Richmond, Virginia is the fourth largest city in the state, and the capital of the Commonwealth of Virginia. The Richmond Metropolitan Area has a population of over 1.2 million, and Richmond holds a central place in America's colonial history.
Richmond was founded in 1607 by English settlers Christopher Newport and John Smith on a site was previously inhabited by the Powhatan Native Americans. It was named after Richmond-upon-Thames, UK by William Byrd II.
Richmond remained a simple trading post for furs, hides, and tobacco until 1742, when it became a city, later becoming the state capital in 1782.
During the American Civil War, Richmond served as the capital of the Confederacy. When the Northern Army invaded Richmond, the fleeing Confederate government set fire to the city’s munitions stores and government records, which resulted in most of the city being burned.
Today, Richmond is a heavily populated and prosperous city with growing businesses, entertainments, and nightlife.
Further Information (off-site links)
Historic Timeline of Richmond, London and Richmond, Virginia:
Maymont Park: A wealthy landowner donated his estate to the city and Richmond turned it into one of the most beautiful urban parks in the nation. Fountains, Italianate gardens and a Japanese tea garden are a pleasure to walk through. The nature centre here is all-encompassing and free, and its exhibits on Virginia Wildlife include two otters that are glad to show off for visitors. Grey foxes, red-tailed hawks, and other exhibits are located outside. Children like the farm area where sheep, lambs, chickens, and other sundry animals are exhibited.
The Tredegar Iron Works, American Civil War Centre, Richmond National Battlefield Headquarters at Tredegar, 490 Tredegar Street
Museum of the Confederacy, 1201 East Clay Street at 12th Street: The Museum is looking to expand into a state-wide system of museums, while maintaining its headquarters in Richmond. It contains the largest collection of Confederate records, artefacts and other treasures from the period. The Museum also maintains and gives tours of the White House of the Confederacy.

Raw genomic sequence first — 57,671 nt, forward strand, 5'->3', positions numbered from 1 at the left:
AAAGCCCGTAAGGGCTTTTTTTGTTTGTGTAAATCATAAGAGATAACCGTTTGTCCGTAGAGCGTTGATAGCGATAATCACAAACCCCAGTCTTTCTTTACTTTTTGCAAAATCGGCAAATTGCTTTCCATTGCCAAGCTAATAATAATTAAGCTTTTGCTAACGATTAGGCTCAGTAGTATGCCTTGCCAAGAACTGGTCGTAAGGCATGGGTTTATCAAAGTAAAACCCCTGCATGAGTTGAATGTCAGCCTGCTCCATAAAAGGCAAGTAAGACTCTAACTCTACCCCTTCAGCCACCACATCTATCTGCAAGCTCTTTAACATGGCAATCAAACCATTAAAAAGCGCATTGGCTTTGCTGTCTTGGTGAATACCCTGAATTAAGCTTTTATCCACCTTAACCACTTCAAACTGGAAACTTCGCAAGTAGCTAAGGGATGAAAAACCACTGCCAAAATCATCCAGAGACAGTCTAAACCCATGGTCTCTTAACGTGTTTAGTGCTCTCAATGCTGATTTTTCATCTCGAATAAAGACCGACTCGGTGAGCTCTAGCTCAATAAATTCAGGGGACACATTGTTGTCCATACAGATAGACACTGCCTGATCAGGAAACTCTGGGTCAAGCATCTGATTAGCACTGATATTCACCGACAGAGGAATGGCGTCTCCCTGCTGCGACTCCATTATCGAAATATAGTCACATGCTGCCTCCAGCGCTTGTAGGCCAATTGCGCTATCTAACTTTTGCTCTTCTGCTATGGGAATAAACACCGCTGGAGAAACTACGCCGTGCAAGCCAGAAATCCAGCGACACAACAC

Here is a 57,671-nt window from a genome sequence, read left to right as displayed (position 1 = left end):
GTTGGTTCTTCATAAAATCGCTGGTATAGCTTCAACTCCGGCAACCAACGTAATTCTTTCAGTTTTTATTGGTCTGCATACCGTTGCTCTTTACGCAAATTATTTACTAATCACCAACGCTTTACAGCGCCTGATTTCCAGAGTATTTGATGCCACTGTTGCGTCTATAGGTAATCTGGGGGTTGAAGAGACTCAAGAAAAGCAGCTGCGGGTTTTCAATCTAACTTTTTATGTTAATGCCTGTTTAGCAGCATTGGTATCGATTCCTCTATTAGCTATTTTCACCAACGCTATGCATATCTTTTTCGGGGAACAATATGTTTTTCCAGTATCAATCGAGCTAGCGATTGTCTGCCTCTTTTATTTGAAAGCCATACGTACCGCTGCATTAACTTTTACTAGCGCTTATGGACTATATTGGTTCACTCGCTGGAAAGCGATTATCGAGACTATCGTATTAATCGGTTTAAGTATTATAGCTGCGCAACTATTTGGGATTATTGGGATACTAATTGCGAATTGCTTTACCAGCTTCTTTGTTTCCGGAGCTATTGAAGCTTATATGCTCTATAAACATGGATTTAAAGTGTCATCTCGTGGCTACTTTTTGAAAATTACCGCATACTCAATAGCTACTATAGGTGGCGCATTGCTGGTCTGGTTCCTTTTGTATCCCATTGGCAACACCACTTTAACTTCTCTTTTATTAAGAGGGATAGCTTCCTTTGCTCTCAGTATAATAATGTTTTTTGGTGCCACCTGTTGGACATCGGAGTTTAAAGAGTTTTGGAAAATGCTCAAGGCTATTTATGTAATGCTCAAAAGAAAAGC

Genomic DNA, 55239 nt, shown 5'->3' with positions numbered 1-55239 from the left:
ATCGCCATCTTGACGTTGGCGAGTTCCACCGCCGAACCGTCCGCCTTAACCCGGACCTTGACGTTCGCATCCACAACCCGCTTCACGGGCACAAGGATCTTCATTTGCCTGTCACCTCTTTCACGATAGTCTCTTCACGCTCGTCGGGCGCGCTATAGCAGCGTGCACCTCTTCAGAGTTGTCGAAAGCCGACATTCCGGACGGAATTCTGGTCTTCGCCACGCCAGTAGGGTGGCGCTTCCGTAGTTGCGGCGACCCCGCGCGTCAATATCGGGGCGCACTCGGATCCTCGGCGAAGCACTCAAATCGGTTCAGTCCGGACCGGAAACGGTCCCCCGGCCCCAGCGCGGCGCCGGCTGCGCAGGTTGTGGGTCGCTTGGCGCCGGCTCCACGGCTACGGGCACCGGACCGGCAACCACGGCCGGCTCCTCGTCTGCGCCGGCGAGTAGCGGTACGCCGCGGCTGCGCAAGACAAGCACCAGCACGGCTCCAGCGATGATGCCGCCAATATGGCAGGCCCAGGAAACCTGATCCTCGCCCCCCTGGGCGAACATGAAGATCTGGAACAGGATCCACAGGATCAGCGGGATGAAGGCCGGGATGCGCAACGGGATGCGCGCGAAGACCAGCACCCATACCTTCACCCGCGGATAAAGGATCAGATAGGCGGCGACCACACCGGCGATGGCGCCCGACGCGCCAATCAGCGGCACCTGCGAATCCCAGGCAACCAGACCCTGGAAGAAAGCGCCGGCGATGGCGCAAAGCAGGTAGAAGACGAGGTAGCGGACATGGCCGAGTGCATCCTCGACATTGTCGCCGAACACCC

The White House of the Confederacy, East Clay and 12th Street: This has been restored to reflect its use as the executive mansion of Confederate President Jefferson Davis during the Civil War. Open to the public with regularly scheduled guided tours that are arranged and given by the Museum of the Confederacy.
Hollywood Cemetery, 412 South Cherry Street: Located between the neighbourhoods of Oregon Hill and Randolph on a bluff overlooking the James River, Presidents Tyler and Monroe have their final resting places here. So does the locally renowned Jefferson Davis, and it’s worth the trip through winding roads to see reverent Southerners laying flags on his grave. Also in the cemetery are Confederate Generals George Pickett and J.E.B. Stuart and local authors James Branch Cabell and Ellen Glasgow. The lines of small headstones marking the mass graves of Confederate dead is sobering and gratifying.
Lewis Ginter Botanical Garden, 1800 Lakeside Avenue: An oasis of year-round beauty and interest, the Garden has more than a dozen themed areas including a Rose Garden, a Healing Garden, Asian Valley, Historic Bloemendaal House, a Victorian-style garden and a Children’s Garden – complete with wheelchair accessible Tree House and Water Play. The glass Conservatory is the only one of its kind in the mid-Atlantic. The Garden Shop offers distinctive items; dining is available in the Garden Café and Tea House. Lewis Ginter Botanical Garden is a place to learn about plants, to marvel at nature, to relax, to take gardening classes, or to have a wedding or a business meeting. A wide variety of experiences are offered through its diverse gardens and facilities. Lewis Ginter Botanical Garden is consistently one of the most visited attractions in the Richmond area.